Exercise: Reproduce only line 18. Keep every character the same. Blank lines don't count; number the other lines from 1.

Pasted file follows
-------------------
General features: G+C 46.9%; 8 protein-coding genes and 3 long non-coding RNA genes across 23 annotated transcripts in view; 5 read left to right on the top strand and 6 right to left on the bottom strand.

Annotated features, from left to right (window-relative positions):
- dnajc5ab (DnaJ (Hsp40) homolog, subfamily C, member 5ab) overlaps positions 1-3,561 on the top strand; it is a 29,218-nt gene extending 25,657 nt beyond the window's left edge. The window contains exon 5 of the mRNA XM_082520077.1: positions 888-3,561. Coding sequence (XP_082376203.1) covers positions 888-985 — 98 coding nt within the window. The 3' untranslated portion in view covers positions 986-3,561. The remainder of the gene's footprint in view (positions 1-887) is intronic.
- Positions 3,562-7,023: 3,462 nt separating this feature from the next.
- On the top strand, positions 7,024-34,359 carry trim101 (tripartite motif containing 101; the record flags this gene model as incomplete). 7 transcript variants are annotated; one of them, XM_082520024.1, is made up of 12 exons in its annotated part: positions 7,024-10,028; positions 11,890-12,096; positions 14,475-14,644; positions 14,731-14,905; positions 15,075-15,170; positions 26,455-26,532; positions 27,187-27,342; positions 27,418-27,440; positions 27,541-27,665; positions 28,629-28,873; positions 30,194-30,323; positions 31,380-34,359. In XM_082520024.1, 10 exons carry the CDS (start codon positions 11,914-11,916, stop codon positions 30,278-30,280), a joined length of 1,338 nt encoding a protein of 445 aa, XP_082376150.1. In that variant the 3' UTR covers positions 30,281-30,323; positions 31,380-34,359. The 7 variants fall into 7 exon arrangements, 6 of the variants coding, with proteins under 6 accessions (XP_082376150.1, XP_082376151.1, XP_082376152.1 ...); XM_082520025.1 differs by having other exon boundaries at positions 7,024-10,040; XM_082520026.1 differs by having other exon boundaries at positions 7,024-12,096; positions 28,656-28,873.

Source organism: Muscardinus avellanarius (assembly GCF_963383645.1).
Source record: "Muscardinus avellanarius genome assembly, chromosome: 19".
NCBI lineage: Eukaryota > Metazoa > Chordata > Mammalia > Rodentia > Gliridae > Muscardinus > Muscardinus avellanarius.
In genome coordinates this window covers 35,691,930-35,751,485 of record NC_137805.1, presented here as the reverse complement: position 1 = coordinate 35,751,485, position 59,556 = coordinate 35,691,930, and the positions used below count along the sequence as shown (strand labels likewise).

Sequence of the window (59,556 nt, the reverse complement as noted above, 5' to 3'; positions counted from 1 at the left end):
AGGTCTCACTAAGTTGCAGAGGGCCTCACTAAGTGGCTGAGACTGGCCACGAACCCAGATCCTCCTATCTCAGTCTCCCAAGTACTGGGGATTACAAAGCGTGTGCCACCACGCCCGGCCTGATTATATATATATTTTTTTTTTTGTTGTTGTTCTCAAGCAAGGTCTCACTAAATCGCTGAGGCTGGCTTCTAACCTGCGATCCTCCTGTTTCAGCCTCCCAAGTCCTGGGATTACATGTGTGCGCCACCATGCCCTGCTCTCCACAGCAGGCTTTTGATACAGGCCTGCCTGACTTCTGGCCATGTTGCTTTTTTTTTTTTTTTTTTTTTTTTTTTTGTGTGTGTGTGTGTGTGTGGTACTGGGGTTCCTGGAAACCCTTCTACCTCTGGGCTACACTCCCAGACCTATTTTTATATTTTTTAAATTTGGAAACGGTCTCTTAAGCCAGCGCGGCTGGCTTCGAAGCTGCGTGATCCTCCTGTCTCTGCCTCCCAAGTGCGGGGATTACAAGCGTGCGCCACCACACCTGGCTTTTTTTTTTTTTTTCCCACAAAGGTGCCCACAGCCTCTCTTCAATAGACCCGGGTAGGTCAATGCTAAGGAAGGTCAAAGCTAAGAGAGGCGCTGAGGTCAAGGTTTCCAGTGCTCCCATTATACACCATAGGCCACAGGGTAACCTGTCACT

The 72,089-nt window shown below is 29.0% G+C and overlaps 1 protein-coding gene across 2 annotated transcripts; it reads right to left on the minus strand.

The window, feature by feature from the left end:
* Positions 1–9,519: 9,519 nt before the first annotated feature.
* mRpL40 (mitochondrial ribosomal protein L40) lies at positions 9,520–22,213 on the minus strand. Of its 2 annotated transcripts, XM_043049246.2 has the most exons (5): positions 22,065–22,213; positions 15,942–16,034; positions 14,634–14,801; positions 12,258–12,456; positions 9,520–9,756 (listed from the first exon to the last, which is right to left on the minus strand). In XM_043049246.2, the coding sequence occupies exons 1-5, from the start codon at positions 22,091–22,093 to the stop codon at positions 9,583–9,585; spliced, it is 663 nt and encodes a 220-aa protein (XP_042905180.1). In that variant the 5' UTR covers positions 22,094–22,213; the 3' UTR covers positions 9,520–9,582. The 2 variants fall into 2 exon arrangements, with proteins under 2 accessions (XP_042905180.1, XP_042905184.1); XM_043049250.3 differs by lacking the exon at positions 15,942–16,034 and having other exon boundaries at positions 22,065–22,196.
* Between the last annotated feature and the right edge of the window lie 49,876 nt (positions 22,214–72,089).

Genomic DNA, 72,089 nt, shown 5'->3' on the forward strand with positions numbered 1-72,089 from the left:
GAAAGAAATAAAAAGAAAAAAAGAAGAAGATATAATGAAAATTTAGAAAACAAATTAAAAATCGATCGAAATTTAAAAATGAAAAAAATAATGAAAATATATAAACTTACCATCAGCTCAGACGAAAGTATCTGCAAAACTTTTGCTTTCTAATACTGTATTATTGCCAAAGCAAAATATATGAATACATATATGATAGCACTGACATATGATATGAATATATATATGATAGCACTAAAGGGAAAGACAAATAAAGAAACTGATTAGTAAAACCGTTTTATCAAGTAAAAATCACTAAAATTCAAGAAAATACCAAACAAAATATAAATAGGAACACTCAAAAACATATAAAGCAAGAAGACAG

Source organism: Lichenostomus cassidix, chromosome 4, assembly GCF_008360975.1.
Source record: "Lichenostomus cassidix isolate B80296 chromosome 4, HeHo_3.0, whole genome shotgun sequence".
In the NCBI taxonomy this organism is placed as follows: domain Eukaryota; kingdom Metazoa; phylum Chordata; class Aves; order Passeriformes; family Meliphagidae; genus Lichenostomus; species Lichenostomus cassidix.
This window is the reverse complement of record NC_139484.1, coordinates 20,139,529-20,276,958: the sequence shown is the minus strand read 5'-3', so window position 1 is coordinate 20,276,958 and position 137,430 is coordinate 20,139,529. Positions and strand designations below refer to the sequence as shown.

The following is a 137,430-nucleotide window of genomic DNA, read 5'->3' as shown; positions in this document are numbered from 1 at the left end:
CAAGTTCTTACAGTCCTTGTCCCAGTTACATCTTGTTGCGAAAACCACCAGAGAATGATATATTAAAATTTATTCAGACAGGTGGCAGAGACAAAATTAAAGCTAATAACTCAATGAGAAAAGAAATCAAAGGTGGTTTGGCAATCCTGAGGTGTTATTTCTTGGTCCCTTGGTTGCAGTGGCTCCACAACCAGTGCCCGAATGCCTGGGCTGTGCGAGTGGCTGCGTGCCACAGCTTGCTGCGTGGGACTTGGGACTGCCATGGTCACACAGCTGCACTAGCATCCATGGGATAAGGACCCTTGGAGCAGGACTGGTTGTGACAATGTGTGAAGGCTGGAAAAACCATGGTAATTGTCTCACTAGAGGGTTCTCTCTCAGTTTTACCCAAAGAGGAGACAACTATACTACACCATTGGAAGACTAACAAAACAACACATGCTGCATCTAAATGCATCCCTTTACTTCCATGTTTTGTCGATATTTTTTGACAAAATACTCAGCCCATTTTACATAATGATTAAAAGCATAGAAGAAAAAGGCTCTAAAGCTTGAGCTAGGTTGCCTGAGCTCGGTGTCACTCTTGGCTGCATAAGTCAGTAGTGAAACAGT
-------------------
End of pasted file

GAAAGAAATAAAAAGAAAAAAAGAAGAAGATATAATGAAAATTTAGAAAACAAATTAAAAATCGATCGAAATTTAAAAATGAAAAAAATAATGAAAATATATAAACTTACCATCAGCTCAGACGAAAGTATCTGCAAAACTTTTGCTTTCTAATACTGTATTATTGCCAAAGCAAAATATATGAATACATATATGATAGCACTGACATATGATATGAATATATATATGATAGCACTAAAGGGAAAGACAAATAAAGAAACTGATTAGTAAAACCGTTTTATCAAGTAAAAATCACTAAAATTCAAGAAAATACCAAACAAAATATAAATAGGAACACTCAAAAACATATAAAGCAAGAAGACAG